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100+ Years and Continuing

Posted By craigc1 On May 22, 2012 @ 3:59 pm In Impact, Spring 2012 | Comments Disabled

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A young H. Fort Flowers, BE’12, MS’15 (left), with his three-wheeled Motorette and friend Sam Hunt (leaning on seat) in downtown Nashville.

Some philanthropic families put their names on buildings. Others endow chairs. Still others choose to create scholarships. Rarely does one family do all three—but the Flowers are no ordinary family when it comes to supporting Vanderbilt.

For more than a century, members of the Flowers family have attended and supported the Vanderbilt School of Engineering. It started with H. Fort Flowers, a young man from a farm in Adairville, Ky.

Flowers was born in 1887 as the last of seven children and attended a one-room schoolhouse. In the early years of the 20th century, he graduated at 15 and moved to Nashville to live with an aunt. He apprenticed with Nashville’s Tennessee Central Railroad locomotive shop for nearly four years. H. Fort’s son, Daniel Flowers, G’49, picks up the story from there.

“At the end of the apprenticeship, my father entered Vanderbilt to be trained as an engineer,” Dan says. “I don’t know if there were scholarships back then, but Vanderbilt found him a job teaching machine shop [then part of the engineering school]. He was invited to join a fraternity—Phi Kappa Psi—and that gave him lots of contacts he would use in the future.”

After graduating in 1912, H. Fort headed to New York City and a job with Otis Elevator as a draftsman.

“It was while working in New York and living at the Phi Kappa Psi fraternity house at Columbia University that he met—at a fraternity convention—the chief engineer of Cleveland Electric Power,” Dan says. “That gentleman told my father that he needed a special kind of railroad car. My father sketched one out on the spot. The man from Cleveland Electric told my father that if he could build it, Cleveland Electric would buy it.”

Railway Car Magnate

The design H. Fort roughed out that day was for a street railway dump car that unloaded bulk material from the side. H. Fort turned to the Nashville Bridge Company to build it and within five months, he delivered the first car. While it was being constructed, he completed requirements for a Vanderbilt graduate degree in mechanical engineering. It was 1915 and the Differential Steel Car Company was born.

Many railway cars, as well as mine cars and trucks and more than 80 patents later, H. Fort decided that it was time to give back to the school that had given him so much.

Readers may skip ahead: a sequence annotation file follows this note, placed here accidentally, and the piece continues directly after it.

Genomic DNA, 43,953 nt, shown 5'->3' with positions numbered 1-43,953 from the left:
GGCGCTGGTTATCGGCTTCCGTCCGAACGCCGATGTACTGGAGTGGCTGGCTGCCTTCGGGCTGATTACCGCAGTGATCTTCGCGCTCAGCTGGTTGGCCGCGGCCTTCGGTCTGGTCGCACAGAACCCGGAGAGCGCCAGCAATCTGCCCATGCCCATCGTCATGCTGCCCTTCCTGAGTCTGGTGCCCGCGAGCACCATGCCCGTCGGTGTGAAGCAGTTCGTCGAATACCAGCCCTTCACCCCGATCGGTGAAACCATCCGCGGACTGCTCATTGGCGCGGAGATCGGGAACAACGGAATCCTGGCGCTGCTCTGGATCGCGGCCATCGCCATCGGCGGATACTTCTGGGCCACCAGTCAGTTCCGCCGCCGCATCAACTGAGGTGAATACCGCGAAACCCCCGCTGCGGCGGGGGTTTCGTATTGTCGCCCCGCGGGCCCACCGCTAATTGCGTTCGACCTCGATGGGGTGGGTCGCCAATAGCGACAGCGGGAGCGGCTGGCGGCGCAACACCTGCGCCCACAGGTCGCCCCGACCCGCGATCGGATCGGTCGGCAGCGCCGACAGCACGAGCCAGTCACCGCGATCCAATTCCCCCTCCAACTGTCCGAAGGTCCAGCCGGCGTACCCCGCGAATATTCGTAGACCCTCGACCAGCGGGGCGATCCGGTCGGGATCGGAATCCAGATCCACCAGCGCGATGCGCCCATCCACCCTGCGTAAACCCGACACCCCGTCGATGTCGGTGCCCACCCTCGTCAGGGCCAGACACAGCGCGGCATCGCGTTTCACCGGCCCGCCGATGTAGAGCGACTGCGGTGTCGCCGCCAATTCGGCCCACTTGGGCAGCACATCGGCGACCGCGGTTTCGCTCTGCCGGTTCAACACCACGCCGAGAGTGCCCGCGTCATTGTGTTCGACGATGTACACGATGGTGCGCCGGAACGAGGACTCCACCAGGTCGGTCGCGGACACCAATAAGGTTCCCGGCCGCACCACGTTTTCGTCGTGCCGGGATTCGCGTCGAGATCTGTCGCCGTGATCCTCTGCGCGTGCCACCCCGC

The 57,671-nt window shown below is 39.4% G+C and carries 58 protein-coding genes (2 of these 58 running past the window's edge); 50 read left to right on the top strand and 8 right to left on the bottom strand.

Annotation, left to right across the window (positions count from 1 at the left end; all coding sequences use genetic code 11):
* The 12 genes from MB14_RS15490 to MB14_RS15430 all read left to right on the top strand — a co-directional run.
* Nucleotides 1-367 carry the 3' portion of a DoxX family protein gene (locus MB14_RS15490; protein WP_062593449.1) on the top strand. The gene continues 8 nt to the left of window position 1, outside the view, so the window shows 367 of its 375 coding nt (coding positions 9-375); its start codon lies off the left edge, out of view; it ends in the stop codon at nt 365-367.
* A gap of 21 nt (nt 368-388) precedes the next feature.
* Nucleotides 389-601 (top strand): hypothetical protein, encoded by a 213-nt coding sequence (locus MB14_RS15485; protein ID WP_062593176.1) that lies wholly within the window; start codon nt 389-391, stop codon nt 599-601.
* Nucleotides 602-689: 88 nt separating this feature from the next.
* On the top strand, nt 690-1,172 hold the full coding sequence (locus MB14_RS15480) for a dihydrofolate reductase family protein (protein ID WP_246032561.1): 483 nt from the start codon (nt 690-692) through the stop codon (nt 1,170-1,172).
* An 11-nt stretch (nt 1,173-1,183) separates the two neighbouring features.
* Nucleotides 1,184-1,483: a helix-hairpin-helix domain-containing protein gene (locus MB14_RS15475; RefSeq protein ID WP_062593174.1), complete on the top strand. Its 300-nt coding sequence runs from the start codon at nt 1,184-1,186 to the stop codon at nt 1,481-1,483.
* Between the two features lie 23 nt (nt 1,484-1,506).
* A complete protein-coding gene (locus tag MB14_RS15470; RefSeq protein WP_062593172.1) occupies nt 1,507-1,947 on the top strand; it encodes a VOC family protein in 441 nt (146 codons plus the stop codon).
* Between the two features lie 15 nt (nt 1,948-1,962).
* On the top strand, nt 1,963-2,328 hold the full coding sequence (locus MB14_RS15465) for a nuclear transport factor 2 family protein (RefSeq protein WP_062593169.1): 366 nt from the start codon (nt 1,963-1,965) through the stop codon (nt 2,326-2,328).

“My father had a good reason for supporting Vanderbilt—because Vanderbilt supported him,” Dan says.

In 1969, the highly successful engineer, inventor and manufacturer funded the H. Fort Flowers Graduate Wing of the Heard Libraries. Of no less significance was that he encouraged his children and grandchildren to follow in his philanthropic footsteps.

“The family has gone in and continued to support Vanderbilt,” Dan says. “We owe a great deal to Vanderbilt and we have a duty to keep that up.”

In 1980, H. Fort’s children, Daniel, Barbara, Joan, Sara and Fred, G’72, created the H. Fort Flowers Endowment Fund at the School of Engineering. It funds the H. Fort Flowers Chair in Mechanical Engineering, first awarded in 1990 to Thomas A. Cruse. Today the chair is held by Michael Goldfarb, H. Fort Flowers Professor of Mechanical Engineering, who is doing breakthrough development of robotic artificial legs and arms for amputees.

By 2011, the fund had grown in value and a second endowed chair was created. The second chair is named for H. Fort’s late son-in-law, John R. Murray Sr., also an engineer. The John R. Murray Sr. Chair in Engineering is held by Sankaran Mahadevan. H. Fort’s grandson, Joseph Flowers, BE’88, explains why these chairs would’ve meant so much to his grandfather.

“After my grandfather passed away in 1975, there was an interest in putting together a way to honor him at the school,” Joseph says. “The idea was to focus on teaching, particularly on the teaching of design. He always felt it was important to push design and to encourage new thinking and creativity—especially as the world became more compartmentalized.”

Buildings to Chairs to Scholarships

Joseph and his wife, Lori Manix Flowers, BA’88, took the family’s giving in a new direction in 2003 when they endowed the Joseph and Lori Flowers Scholarship in the School of Engineering.

“When I was at Vanderbilt, I was lucky enough to receive a General Motors scholarship during my junior and senior years,” Joseph says. “The sense of freedom that came with it was really nice. It’s great to share that freedom with other students and help them concentrate on their work and not worry about the financial stuff.”

Lori says she hopes the scholarship helps students make the decision to come to the School of Engineering. “I like to think that we’re helping students go where they truly want to go and not just where they can afford,” she says.

It’s remarkable to consider that the Flowers family has been part of Vanderbilt for more than 100 years—especially as the School of Engineering celebrates its 125th anniversary. The family has supported virtually every area of the school and Vanderbilt as a whole—from buildings to teaching to scholarships. Members of the Flowers family have been involved at a variety of levels, providing time, gifts, expertise, guidance and support, as well as graduating several generations of alumni.

“With a quality institution, you have to support the infrastructure and promote the quality of the students,” Joseph says. “Otherwise, the legacy can’t continue. My parents and my grandparents have a history of supporting Vanderbilt. Without people like them, it would be a different place.”

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